DIY Kid’s Good Behavior Chart Craft + Share a Coke Reward #ShareItForward #CollectiveBias
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Ensuring that my three kids behave each day is a daily struggle. Now that my oldest is on Summer break, I feel like any routines I instilled in my younger two have been thrown out the window. Between losing my voice from yelling so much, and having to replace the time out chair, I needed a way to keep my kids on track with good behavior. That is why I decided to make my own inexpensive kid’s good behavior chart complete with rewards like Share a Coke.
Before anyone tries to tell me that kids do not belong drinking soda, I can say you are right. However, my kids drink soda on very rare occasions, making the new Share a Coke bottles the perfect reward to split between my two girls. If they behave and complete their daily tasks, they can choose from an array of rewards like a piece of candy, glass of Coke, coloring book, or new crayons once per week.
The all new Share a Coke 20 ounce bottles that can be found at Walmart are too cool, and the perfect way to pay it forward or literally share a Coke with family, and friends. They have Share a Coke with Friends, Share a Coke with Family, and even Share a Coke with actual names like Sam and Amanda!! This makes them the perfect and inexpensive reward or treat for anyone who enjoys an occasional Coke.
If my kids get at least 40 buttons each week, they generally opt for a glass of soda or piece of candy because these are true treats that are earned. Each day my girls have to stay on track and move their pins to each spot on their good behavior charts. I had them flip through magazines to find images that represented different tasks, and behaviors that I expected of them. A few include:
- Feeding the Dog
- Eating their veggies
- Making their beds
- Getting along
- Keeping clean play areas
Ideally, they would be motivated to keep on track so that they can earn buttons each day to put in their mason jars. Once they reach 40 buttons, I allow them to choose a reward on Fridays. This good behavior chart was very inexpensive and required only the following common materials:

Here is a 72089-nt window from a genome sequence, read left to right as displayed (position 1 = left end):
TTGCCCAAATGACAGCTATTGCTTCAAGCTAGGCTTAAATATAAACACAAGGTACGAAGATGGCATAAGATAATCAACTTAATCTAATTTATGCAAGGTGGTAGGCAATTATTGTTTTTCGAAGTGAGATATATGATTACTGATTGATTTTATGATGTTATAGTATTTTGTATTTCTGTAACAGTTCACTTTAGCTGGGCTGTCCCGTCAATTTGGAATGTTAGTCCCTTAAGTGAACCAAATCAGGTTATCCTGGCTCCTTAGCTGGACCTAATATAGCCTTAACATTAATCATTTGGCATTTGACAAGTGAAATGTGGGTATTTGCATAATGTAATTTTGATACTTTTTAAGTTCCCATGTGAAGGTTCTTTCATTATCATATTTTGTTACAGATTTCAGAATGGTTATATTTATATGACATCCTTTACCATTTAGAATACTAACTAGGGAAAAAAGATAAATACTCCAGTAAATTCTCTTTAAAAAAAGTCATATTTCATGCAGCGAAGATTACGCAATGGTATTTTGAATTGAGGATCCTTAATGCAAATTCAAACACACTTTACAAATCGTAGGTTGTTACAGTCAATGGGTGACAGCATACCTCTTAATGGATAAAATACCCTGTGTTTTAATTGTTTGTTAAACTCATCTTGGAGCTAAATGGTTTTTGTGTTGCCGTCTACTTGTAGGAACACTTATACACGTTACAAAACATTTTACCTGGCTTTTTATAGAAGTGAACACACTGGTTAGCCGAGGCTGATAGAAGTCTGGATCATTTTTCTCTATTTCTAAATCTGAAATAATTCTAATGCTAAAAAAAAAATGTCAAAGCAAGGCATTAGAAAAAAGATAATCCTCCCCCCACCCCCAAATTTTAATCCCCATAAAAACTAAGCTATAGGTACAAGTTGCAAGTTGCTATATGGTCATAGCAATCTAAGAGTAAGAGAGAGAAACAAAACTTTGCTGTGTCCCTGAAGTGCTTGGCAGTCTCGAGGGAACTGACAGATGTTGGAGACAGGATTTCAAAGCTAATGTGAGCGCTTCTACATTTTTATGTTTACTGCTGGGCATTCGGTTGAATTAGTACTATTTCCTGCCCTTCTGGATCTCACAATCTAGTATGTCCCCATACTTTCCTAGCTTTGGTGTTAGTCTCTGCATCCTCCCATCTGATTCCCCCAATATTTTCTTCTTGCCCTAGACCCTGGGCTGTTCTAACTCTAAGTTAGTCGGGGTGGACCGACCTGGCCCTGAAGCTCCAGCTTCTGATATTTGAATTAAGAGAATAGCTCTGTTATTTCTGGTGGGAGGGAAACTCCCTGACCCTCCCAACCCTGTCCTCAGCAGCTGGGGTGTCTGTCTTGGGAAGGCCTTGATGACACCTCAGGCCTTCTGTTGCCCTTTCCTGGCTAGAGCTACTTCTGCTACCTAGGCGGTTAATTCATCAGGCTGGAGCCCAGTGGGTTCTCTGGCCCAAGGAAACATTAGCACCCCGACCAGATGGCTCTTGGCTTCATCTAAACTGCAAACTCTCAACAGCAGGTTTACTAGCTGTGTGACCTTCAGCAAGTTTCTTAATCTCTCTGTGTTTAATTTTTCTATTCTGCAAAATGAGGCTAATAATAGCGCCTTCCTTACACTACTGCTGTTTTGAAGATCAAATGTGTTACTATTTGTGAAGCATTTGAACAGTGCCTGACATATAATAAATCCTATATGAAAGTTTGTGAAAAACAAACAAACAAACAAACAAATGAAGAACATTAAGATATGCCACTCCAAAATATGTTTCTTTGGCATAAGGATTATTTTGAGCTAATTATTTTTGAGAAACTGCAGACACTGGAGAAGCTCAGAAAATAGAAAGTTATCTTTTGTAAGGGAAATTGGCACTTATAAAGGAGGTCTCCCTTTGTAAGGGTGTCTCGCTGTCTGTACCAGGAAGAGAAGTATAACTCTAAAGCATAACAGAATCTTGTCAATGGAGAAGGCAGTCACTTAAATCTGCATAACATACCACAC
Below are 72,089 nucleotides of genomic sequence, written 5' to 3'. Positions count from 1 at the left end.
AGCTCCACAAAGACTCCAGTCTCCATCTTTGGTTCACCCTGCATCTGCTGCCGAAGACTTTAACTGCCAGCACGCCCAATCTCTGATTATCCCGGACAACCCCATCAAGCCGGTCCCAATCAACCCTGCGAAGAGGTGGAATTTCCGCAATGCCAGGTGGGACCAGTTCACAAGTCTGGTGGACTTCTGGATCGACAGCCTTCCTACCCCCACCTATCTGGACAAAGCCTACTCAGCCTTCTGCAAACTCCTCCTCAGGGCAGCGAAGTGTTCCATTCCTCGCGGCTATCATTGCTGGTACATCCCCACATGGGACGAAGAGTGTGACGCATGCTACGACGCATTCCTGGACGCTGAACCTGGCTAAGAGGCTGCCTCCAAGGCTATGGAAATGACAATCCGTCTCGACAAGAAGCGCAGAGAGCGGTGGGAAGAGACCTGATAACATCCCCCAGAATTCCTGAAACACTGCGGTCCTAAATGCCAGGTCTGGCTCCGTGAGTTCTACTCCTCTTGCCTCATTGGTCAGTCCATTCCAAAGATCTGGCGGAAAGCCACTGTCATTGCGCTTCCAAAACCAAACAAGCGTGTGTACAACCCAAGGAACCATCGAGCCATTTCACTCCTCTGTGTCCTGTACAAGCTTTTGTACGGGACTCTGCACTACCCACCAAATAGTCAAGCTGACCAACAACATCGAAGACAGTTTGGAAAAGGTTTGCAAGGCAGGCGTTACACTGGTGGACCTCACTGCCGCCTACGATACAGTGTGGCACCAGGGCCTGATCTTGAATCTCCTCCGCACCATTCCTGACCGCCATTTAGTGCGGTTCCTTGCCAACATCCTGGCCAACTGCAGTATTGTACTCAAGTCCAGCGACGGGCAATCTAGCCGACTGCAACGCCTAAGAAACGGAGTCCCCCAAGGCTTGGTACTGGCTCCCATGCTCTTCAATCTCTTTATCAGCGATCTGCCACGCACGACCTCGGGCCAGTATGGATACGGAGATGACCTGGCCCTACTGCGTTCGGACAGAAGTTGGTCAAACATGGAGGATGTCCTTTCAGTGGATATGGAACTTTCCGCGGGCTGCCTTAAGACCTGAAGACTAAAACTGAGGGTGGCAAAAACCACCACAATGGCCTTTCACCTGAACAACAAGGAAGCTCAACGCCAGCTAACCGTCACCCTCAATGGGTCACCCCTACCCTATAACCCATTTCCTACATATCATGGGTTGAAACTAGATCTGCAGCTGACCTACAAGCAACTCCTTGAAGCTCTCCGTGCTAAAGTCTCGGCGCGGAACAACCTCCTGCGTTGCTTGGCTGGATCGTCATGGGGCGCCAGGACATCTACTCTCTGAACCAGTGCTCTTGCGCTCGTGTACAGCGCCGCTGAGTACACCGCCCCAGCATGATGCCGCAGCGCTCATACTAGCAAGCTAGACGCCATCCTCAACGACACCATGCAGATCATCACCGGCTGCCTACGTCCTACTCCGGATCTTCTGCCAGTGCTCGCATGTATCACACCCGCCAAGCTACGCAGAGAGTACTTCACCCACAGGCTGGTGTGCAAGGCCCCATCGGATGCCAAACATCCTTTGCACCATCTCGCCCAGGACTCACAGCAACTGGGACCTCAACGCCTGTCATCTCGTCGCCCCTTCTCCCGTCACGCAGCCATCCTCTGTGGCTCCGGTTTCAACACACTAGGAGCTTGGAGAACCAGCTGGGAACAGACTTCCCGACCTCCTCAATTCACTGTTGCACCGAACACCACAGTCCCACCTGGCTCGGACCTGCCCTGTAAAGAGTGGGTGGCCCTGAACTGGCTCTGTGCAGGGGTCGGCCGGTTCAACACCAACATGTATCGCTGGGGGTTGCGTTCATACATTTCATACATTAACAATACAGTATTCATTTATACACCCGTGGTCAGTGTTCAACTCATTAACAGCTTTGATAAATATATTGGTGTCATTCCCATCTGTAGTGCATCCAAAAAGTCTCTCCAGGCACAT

- Card Stock
- Image of your child
- Glue Stick
- Clothes Pin
- Stickers to decorate pins
- Mason Jars
- Buttons or Beans-anything small would work
Essentially, you want your kids to flip through family friendly magazines to go on a scavenger hunt to find pictures that represent things like brushing their teeth, sharing, or cleaning. Once they find them, line the images up along the edge of the cardstock to make a collage border of sorts. You want it to be spaced out enough so that your child can attach the pin to each picture after they complete it.
We used scissors to cut out the images, and a glue stick to adhere the images to the paper. We made sure to paste the child’s picture to the center of each chart so they could easily keep track of their charts. Mason jars worked well to collect their buttons, and store their clothes pins. Taped string holds up each chart which we plan on laminating soon.
I liked this good behavior chart method because it was really hands on for my kids to get involved. We keep their mason jars in a certain place so that I can drop a button in for each accomplishment. Since my little one does not know how to read yet, she can associate the pictures on her chart to the task at hand.
Once my kids get their 40 buttons, they get to choose a reward. Before the Share a Coke bottles came out, I was allowing them to choose a special drink at dinner, piece of candy, or little toy from our rewards basket. Now, the new Share a Coke bottles fit into our basket perfectly, and can be split between each child. If only one child wants a Coke, I give them half, and my husband or I drink the rest. Coke also happens to be “Mommy and Daddy’s” weekly treat too!
What are some way you keep your kids behavior at bay? Do they have a chore, or good behavior chart? Do they get to pick weekly rewards like Coke?